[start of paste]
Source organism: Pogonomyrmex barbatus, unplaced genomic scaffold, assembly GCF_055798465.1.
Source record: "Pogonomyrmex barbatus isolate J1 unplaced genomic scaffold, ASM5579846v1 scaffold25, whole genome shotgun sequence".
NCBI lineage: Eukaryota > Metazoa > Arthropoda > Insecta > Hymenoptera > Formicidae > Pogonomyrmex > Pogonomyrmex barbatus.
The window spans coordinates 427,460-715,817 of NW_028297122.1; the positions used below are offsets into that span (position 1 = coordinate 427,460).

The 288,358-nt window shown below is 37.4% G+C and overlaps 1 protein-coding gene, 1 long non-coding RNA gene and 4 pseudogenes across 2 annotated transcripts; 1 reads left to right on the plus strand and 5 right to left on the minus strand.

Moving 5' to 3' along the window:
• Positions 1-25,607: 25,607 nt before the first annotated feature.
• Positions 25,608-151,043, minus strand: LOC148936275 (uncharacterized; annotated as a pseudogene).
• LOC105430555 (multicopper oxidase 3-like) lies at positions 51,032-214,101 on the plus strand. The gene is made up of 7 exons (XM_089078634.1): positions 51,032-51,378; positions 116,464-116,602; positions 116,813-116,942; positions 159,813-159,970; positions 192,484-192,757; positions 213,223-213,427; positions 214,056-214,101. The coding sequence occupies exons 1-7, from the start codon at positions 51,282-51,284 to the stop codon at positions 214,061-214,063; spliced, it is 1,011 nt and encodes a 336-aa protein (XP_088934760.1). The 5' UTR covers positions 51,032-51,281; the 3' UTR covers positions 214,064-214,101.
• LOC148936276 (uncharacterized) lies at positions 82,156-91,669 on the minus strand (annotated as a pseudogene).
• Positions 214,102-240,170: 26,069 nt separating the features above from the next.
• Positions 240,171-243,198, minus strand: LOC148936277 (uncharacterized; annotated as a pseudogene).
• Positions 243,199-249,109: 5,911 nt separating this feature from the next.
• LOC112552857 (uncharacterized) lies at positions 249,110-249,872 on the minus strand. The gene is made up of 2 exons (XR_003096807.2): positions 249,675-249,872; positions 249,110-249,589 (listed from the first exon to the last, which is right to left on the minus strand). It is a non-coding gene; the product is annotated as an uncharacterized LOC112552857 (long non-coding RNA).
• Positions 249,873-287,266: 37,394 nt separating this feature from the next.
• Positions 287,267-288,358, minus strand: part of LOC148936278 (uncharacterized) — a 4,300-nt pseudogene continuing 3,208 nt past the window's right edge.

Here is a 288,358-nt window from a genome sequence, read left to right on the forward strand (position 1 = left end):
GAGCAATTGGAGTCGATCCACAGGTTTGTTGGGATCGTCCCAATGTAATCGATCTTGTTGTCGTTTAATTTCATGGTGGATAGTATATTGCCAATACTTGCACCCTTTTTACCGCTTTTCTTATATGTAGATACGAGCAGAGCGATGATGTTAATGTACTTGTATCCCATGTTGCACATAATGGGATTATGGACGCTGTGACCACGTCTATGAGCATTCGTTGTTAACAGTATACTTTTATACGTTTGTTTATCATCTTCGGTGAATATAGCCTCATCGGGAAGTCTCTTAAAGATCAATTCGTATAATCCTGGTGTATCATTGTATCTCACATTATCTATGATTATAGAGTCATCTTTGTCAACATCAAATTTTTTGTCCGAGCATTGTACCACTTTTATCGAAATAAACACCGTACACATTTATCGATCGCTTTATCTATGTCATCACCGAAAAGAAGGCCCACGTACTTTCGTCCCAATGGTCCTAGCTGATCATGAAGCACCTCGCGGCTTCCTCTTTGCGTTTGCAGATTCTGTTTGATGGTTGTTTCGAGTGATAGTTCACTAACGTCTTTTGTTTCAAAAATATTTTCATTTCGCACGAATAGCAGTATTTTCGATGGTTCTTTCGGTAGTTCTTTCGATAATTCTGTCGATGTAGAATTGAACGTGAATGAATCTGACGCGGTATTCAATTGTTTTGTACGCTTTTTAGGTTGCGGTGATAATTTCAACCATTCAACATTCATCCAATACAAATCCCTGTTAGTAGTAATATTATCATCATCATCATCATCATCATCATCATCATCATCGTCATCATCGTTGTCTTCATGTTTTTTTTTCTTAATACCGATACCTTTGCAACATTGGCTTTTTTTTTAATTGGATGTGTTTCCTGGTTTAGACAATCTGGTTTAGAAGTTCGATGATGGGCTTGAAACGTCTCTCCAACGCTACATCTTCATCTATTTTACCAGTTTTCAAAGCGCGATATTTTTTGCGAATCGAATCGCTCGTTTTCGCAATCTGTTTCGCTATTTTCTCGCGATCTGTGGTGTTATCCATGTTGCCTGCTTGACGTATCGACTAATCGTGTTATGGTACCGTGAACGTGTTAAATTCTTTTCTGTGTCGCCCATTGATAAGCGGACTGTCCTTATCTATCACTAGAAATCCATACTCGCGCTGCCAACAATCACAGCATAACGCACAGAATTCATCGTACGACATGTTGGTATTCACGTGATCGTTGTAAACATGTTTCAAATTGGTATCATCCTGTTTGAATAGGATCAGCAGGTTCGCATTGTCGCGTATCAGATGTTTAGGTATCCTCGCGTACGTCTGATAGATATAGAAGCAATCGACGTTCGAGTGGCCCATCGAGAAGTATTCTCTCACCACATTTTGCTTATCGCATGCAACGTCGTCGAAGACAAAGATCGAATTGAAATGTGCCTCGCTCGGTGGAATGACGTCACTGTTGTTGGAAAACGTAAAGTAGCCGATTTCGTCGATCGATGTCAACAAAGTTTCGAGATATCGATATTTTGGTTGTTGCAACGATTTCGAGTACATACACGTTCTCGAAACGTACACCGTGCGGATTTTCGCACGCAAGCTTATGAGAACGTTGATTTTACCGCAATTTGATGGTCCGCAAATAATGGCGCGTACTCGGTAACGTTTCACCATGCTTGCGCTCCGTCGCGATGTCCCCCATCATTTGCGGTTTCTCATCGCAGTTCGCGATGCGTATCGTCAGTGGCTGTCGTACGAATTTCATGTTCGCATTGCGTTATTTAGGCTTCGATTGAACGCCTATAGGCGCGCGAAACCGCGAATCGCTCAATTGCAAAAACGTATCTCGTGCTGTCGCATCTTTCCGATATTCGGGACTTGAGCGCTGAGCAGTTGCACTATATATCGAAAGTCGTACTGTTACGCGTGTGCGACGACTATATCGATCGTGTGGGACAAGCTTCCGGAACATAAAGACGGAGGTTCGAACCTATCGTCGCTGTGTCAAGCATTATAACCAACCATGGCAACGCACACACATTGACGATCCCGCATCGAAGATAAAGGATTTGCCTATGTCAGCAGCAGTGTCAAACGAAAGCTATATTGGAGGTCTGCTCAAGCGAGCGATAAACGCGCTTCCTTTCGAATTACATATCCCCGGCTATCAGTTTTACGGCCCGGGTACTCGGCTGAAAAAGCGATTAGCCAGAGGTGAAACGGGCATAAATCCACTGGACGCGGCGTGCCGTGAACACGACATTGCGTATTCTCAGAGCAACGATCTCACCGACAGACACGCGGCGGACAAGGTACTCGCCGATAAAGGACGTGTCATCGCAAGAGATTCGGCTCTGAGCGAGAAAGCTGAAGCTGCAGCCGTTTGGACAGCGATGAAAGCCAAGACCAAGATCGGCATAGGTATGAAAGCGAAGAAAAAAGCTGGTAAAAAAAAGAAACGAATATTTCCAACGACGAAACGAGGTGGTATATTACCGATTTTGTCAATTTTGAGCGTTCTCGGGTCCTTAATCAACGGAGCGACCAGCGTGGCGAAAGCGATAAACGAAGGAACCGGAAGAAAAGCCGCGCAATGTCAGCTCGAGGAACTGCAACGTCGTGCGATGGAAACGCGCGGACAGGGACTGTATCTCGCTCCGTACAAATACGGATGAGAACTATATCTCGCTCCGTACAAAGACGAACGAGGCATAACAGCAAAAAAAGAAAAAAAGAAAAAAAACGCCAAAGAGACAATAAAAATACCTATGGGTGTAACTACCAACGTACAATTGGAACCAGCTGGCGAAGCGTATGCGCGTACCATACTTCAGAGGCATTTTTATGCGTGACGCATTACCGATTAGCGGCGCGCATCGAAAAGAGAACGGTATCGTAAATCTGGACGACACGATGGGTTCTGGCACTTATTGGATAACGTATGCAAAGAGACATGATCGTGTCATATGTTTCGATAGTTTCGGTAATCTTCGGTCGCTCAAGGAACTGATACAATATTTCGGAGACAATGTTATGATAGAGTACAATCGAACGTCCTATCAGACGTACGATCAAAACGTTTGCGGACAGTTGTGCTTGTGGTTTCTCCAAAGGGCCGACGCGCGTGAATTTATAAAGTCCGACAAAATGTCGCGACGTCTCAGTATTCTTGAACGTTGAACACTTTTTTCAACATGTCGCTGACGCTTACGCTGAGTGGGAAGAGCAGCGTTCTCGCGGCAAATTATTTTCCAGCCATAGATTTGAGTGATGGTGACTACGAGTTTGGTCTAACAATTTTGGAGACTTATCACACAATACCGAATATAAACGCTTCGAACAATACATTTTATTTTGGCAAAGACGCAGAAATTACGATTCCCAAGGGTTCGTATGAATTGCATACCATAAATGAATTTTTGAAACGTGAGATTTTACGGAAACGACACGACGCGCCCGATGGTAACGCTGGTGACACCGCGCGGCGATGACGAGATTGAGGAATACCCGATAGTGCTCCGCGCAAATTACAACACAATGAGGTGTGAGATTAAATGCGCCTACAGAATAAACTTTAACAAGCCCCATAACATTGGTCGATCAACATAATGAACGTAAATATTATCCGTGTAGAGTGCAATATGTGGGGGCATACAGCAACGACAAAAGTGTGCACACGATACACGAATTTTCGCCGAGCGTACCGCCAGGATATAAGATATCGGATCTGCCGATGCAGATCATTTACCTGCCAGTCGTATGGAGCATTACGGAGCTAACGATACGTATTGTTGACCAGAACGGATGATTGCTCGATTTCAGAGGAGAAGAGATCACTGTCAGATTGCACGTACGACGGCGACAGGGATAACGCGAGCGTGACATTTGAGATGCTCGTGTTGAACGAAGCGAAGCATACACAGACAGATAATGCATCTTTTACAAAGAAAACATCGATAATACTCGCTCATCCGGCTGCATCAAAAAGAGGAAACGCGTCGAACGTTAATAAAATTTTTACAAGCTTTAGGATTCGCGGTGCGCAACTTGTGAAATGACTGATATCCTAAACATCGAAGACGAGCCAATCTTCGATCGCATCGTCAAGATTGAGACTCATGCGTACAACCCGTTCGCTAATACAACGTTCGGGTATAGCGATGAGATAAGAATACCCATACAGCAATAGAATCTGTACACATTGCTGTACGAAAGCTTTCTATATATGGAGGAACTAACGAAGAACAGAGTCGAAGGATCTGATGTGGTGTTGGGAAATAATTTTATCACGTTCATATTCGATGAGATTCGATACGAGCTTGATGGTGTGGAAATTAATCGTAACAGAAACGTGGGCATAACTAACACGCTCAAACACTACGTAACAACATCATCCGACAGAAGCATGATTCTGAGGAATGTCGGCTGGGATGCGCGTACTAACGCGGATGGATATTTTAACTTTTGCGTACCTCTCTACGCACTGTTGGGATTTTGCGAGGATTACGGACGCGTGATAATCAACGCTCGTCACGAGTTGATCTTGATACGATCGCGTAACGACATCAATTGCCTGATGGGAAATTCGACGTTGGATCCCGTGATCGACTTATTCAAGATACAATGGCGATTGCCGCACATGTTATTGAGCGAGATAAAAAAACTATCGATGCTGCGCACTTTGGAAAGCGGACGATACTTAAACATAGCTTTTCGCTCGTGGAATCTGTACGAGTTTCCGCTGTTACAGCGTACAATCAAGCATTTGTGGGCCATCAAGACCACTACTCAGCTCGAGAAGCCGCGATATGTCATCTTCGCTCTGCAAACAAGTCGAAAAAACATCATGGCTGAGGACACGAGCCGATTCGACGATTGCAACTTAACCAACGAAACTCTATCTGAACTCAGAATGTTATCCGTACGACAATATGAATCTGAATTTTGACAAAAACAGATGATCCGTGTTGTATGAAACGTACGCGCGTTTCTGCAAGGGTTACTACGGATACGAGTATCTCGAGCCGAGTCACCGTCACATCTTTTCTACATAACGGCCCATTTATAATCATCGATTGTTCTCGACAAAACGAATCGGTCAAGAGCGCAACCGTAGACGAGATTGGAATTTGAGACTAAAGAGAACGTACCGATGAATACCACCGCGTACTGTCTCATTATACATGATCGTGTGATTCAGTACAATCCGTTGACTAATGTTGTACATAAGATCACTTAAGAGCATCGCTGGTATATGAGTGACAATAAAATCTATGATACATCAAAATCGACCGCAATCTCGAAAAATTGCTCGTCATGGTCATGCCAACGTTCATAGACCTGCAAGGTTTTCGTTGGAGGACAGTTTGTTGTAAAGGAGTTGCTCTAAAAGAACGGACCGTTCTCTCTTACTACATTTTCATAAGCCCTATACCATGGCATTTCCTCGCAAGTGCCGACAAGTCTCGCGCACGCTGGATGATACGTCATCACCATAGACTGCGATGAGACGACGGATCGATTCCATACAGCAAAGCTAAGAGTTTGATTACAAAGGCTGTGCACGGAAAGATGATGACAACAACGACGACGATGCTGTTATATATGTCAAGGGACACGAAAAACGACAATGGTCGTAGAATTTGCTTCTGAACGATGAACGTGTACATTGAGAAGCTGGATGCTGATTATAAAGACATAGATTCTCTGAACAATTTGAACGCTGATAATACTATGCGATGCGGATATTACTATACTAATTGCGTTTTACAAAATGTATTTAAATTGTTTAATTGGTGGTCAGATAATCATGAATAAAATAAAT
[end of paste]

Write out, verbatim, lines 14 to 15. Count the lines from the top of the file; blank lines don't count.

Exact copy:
• LOC112552857 (uncharacterized) lies at positions 249,110-249,872 on the minus strand. The gene is made up of 2 exons (XR_003096807.2): positions 249,675-249,872; positions 249,110-249,589 (listed from the first exon to the last, which is right to left on the minus strand). It is a non-coding gene; the product is annotated as an uncharacterized LOC112552857 (long non-coding RNA).
• Positions 249,873-287,266: 37,394 nt separating this feature from the next.